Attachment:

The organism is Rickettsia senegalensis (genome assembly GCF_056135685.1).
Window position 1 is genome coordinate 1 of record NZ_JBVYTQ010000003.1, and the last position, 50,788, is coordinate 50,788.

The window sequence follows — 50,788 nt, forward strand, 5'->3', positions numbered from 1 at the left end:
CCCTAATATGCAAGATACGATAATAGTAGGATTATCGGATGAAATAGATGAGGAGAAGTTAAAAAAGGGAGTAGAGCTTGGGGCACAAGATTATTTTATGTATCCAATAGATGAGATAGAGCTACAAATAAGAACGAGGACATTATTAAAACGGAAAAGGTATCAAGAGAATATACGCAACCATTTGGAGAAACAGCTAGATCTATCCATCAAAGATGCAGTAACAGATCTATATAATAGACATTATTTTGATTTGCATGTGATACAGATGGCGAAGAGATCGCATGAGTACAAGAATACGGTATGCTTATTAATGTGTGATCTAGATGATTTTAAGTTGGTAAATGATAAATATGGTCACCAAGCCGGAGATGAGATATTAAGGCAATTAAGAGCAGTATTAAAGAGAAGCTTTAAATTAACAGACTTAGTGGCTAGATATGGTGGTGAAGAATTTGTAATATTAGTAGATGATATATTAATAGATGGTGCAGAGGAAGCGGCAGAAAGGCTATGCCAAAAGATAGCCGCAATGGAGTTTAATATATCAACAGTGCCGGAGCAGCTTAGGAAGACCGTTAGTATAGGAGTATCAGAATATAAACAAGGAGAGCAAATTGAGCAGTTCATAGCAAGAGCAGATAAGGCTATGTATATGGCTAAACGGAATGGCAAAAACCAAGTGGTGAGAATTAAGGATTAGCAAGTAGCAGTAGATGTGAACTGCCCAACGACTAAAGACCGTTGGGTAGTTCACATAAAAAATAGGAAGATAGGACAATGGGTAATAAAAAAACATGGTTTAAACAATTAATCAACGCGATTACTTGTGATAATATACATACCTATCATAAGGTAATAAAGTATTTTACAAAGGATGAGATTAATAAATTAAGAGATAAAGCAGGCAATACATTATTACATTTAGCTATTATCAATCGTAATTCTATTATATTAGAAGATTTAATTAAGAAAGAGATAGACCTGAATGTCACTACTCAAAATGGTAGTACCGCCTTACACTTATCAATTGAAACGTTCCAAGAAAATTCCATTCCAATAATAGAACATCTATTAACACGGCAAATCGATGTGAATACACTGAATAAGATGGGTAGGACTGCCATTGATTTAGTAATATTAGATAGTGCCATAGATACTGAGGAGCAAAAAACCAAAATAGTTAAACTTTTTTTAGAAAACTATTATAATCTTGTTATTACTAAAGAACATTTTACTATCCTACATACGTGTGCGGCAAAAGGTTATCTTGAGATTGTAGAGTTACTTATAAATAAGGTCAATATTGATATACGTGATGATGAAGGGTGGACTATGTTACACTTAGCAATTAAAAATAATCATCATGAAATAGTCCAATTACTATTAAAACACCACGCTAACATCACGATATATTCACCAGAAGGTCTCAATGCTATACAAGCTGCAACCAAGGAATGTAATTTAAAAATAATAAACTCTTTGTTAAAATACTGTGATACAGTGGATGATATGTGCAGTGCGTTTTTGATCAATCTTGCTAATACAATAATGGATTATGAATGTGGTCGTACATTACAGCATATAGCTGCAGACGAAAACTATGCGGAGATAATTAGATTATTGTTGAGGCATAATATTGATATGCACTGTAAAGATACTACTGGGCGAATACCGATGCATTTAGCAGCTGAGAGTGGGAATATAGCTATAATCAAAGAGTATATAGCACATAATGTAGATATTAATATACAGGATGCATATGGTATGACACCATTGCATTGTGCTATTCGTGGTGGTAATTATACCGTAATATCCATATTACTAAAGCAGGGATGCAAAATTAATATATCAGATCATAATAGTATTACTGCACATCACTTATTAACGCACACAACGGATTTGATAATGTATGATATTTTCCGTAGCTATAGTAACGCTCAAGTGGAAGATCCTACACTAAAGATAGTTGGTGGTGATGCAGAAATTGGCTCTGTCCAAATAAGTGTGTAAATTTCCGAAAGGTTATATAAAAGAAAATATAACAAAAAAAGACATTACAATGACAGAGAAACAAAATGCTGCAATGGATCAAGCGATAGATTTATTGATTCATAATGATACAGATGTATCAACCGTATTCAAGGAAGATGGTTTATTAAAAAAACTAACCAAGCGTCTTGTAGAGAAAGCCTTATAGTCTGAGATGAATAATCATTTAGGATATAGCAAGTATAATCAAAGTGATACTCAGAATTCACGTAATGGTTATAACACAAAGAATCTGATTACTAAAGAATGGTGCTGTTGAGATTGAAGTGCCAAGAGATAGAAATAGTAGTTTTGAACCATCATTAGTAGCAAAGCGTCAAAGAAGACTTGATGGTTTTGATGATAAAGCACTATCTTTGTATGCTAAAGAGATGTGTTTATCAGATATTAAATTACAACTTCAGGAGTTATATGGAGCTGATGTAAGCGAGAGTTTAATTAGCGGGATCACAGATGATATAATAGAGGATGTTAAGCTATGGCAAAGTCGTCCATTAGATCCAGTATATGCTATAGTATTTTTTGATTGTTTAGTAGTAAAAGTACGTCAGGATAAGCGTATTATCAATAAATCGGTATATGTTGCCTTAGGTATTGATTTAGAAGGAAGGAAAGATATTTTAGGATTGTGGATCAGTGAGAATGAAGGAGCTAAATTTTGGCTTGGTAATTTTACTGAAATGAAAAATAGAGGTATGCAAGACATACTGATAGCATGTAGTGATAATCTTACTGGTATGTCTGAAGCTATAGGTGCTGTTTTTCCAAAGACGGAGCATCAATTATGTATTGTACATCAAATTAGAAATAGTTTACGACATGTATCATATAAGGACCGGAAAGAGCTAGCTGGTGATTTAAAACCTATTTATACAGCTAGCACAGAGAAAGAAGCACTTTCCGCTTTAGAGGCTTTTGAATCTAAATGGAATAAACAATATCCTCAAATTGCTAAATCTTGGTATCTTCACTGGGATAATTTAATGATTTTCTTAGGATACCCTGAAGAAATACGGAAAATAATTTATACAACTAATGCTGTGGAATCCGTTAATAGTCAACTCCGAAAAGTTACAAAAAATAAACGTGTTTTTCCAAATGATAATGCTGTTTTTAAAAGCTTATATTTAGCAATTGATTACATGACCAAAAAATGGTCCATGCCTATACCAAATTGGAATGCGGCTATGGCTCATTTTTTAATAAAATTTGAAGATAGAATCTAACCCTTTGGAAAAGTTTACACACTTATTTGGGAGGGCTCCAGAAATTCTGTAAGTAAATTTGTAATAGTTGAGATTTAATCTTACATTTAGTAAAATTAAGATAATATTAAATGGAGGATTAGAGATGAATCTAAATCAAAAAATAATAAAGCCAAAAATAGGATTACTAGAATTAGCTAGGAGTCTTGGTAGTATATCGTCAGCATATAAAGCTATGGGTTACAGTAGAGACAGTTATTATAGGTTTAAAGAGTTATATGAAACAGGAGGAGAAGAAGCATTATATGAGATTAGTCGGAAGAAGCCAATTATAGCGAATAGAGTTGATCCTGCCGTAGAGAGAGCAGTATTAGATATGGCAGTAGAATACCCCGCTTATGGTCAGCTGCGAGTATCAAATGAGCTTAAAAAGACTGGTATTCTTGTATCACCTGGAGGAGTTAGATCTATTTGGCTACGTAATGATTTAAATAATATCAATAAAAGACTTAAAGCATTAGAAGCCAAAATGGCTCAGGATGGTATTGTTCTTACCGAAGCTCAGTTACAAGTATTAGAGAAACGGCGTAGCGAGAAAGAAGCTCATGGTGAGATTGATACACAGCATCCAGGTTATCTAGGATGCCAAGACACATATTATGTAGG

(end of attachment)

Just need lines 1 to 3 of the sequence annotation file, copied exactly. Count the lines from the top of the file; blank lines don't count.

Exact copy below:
The organism is Rickettsia senegalensis (genome assembly GCF_056135685.1).
Window position 1 is genome coordinate 1 of record NZ_JBVYTQ010000003.1, and the last position, 50,788, is coordinate 50,788.

The window sequence follows — 50,788 nt, forward strand, 5'->3', positions numbered from 1 at the left end: